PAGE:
A concerned attorney who has resigned from the legal profession during multiple disciplinary proceedings. A suspect in the infamous 2016 murder of Salinas and the suspect’s sister. A pair of convicted burglars awaiting trial for drug and gun possession, a suspected car thief who is also accused of drug possession, and another suspected car thief who is accused of possessing tools and equipment and evading the police.
These are the first to be indicted by Monterey County’s attorneys on a massive, statewide fraud in the California Department of Employment Development – a program organized by prison inmates with outside assistance.
The Monterey District Prosecutor’s Office filed a conspiracy count, nine false statements and two money laundering counts against the defendants on February 2. These include Reynaldo Garcia Gomez, a UCLA Law School graduate who joined Hollister as a lawyer in 1990 and retired from the practice in 1998 after multiple disciplinary proceedings and prosecution convictions. Also indicted are Lenny Sanks, who is on trial with his brother Jerry Lee Sanks when he avenged Kareem Jamal King in Chinatown in 2016. The Sanks’ sister, Nicole, has also been charged on the EDD system. Lenny Sanks and the remaining defendants – Tony Tran, Lanh Truong, Juan Castillo Lopez and Zachary Dobbs – were all held in Monterey County Jail, while arrest warrants were issued for Nicole Sanks and Gomez.
What sparked it was simple technology, say prosecutors and police. Calls to and from prison inmates must be recorded and some of the defendants were recorded to speak through the system.
“They exchanged information about the prison. It was “hurry up, hurry up, it’s free money man, you have to get into it,” says assistant district attorney Steve Somers. “When someone in custody received Covid aid, we had to determine whether they were involved or whether someone was using their information.”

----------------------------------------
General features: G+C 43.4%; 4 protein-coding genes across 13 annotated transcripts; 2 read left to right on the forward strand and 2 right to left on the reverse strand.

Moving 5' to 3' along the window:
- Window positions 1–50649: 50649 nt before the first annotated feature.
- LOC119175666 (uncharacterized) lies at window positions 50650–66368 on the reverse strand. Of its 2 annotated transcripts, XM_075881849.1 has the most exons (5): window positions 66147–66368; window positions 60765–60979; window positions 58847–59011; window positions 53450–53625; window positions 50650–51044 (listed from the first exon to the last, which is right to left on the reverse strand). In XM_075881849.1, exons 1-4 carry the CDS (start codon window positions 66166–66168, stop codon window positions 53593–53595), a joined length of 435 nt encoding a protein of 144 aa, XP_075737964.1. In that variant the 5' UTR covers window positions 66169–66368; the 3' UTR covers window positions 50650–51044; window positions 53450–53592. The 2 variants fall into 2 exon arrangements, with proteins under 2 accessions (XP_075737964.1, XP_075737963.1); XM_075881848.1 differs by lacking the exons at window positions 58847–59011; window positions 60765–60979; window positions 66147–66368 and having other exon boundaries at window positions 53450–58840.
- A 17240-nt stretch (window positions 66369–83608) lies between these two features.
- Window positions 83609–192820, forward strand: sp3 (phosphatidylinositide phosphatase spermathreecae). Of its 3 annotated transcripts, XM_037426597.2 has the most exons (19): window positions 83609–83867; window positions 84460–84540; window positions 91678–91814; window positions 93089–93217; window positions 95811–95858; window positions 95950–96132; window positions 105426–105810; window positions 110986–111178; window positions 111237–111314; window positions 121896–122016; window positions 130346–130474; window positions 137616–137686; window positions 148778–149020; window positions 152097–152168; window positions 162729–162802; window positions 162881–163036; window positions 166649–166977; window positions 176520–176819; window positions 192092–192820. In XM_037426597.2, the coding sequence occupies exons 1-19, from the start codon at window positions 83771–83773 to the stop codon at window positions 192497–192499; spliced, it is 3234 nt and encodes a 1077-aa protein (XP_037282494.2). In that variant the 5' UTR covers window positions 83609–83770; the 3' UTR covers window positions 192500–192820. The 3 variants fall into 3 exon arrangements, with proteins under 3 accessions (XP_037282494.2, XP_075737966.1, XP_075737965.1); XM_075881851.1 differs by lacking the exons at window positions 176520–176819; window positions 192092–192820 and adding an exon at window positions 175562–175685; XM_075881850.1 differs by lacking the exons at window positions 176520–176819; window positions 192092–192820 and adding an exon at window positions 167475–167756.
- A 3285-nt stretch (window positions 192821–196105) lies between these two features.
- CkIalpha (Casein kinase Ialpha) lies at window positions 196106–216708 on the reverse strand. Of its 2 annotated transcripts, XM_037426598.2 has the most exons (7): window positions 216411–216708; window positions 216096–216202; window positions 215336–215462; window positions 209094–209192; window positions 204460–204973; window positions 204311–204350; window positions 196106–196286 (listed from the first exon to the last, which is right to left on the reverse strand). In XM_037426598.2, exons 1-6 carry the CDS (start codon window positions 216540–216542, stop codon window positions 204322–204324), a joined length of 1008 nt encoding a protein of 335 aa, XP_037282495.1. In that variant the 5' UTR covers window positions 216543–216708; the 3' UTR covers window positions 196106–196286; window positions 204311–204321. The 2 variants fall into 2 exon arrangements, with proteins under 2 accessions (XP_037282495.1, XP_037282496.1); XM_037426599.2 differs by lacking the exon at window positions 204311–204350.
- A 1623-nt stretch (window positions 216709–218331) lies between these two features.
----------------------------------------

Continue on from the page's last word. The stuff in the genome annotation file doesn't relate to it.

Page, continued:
According to the California Department of Rehabilitation and Corrections, numbers released in November showed that prisoners – or someone who used their names – filed 35,003 jobless claims, resulting in payouts of $ 140 million. On the ground, a team that includes Somers, a prosecutor’s investigator and a forensic accountant, is investigating 66 other Monterey County prison inmates whose names have been used to receive benefits.
Cmdr. Kathy Palazzolo says the call that started the investigation was on an unrelated case and was listening to a separate law enforcement agency. When they overheard the conversation in which a prison inmate was recorded talking to someone outside about receiving unemployment benefits, they contacted the sheriff’s office.
After the first round of cases were filed on Feb.2, Palazzolo hopes people will understand the seriousness of the problem.
“This money was meant for people who have lost their jobs. It wasn’t intended for people in custody, ”she says. “It’s really sad for me,” she says. “We’ll all pay for that.”
The defendants, who are already in custody, will be charged on February 5.